growth, equals the entire Defense Department spending.
  So if you start to do that math, you could functionally get rid of 
every portion of discretionary spending except defense, and you buy 
yourself 5 years.
  I know this is uncomfortable. It is very hard to go home and talk to 
constituents that, on the Republican side, we can take care of waste 
and fraud. On the Democrat side, we can tax rich people more. That math 
is completely fraudulent.
  Why is it so hard to pull out a calculator?
  I accept we work substantially in a math-free zone, but when we do 
math, don't see it through the lenses of partisanship. It is math.
  So, look, I wanted to do a little cheerleading for my home. I am 
blessed to be from Arizona. We have worked really hard to be friendly 
to those who are willing to come to our state and open up new 
businesses. We have worked really hard to limit the bureaucracy. We 
have worked really hard to make it easy, as a State, for you to file 
paperwork online, to do these things efficiently, and our State has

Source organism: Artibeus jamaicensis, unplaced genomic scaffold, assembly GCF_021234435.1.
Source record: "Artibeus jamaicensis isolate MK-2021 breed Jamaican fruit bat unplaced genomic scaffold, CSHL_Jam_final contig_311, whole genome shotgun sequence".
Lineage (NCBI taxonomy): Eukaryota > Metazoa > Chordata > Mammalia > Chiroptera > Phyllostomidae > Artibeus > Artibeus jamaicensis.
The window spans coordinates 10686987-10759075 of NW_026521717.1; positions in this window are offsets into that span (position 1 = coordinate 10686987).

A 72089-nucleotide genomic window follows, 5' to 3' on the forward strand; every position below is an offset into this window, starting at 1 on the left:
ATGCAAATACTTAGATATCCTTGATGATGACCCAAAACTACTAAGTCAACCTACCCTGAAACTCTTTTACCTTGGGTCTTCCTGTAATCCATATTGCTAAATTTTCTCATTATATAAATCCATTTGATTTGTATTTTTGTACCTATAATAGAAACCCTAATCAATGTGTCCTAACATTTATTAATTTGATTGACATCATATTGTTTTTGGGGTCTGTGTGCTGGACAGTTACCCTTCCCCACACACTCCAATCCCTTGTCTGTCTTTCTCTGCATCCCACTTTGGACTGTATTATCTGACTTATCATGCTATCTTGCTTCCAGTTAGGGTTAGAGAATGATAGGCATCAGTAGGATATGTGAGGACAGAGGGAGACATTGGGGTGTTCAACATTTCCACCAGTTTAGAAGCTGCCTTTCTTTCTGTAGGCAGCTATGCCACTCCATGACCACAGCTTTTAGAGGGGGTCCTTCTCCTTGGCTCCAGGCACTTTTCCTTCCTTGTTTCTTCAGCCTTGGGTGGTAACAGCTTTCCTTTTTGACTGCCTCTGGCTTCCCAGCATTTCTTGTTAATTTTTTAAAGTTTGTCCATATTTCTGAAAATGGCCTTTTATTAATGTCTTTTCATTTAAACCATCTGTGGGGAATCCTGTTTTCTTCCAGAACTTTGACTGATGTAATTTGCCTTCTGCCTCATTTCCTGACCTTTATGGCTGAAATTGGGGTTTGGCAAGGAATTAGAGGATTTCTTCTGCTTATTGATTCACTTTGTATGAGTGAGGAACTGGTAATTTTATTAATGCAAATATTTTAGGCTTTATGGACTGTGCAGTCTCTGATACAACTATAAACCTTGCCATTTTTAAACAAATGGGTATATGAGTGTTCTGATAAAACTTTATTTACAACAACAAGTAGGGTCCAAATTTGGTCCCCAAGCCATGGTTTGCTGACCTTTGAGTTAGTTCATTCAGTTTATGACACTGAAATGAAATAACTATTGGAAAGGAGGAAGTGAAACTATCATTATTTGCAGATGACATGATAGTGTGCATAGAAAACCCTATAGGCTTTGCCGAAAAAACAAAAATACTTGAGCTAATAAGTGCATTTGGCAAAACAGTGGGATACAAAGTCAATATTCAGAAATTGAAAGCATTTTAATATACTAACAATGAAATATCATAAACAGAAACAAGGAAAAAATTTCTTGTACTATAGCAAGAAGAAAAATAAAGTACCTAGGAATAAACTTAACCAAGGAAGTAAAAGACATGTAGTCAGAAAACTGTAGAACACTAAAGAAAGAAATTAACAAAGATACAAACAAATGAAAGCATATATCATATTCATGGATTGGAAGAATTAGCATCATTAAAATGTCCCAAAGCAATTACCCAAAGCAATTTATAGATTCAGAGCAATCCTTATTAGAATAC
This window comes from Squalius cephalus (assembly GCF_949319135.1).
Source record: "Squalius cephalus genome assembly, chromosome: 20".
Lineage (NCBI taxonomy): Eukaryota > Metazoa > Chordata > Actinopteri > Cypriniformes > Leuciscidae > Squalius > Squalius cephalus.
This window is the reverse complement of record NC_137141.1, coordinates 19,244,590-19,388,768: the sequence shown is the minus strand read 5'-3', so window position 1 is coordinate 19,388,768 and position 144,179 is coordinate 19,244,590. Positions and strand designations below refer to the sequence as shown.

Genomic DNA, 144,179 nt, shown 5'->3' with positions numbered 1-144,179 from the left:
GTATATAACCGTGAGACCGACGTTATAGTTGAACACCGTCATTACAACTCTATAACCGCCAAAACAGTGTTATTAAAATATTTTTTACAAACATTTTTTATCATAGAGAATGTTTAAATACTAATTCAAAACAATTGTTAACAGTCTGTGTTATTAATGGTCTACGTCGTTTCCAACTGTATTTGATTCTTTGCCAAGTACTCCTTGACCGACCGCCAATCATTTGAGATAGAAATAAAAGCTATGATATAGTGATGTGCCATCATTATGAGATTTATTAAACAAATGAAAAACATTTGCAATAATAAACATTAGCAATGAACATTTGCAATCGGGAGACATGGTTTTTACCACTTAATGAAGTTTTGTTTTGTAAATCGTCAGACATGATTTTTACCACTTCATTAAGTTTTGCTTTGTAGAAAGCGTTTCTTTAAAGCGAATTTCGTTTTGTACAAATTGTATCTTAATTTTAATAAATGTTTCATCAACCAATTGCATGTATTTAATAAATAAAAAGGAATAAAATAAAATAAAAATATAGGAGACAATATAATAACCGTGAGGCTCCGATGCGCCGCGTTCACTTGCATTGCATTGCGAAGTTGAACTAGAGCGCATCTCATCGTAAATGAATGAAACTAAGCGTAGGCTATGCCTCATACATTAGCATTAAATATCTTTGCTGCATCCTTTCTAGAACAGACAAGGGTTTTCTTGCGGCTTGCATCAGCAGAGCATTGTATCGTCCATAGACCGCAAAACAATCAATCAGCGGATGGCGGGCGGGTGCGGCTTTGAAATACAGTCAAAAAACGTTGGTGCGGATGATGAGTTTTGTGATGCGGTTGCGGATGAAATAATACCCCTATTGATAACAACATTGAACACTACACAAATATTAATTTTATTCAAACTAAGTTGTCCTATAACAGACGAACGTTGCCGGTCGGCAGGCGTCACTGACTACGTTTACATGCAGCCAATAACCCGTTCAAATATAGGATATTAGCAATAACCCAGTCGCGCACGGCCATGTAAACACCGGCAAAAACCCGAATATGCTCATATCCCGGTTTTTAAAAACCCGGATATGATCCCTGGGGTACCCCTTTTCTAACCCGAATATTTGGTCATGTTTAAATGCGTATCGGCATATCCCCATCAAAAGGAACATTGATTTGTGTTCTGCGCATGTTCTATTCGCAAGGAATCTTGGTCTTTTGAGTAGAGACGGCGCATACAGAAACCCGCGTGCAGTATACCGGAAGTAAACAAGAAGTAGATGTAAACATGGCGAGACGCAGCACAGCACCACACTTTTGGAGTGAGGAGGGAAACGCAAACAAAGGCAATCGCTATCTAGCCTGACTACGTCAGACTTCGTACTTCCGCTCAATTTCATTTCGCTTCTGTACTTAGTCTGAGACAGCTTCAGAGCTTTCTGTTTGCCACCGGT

benefited.

  We are functioning at the very top of economic growth, population 
growth. There have actually even been quarters in the last couple of 
years where we have also had the fastest wage growth.
  But it is a demonstration that many, many Americans are making 
economic decisions, packing up their lives in a lot of parts of the 
country and moving to places like Arizona. I think we are number three 
in total growth. And when you consider we are only a State of about 
7.25 million people, when you add, you know, when you do the per 
population growth, we are at the very top.
  Arizona, we should be very, very proud. We have been very 
disciplined. We have built good infrastructure. We have managed our 
water supplies. Power, electrical power is abundant. And we have been 
friendly to those willing to bring businesses because they create jobs, 
they create opportunities. They create growth in wages.
  Now, it looks like the rest of the country is starting to see the 
headlines. So a community I grew up around, Scottsdale, I believe, just 
got rated number one for being able to find a job. Much of the rest of 
the community, incredibly well.
  But think of some of the--I am trying to build an argument here that 
if economic growth is moral, then you see headlines like this, where 
when we do surveys about food insecurity, food insecurity is the lowest 
in a decade because of that economic growth, because of those folks 
that we were writing off just a couple of years ago who now, their 
labor is in demand, their wages are up, and we start to see headlines 
like ``Food Insecurity At a Decade Low in Arizona.''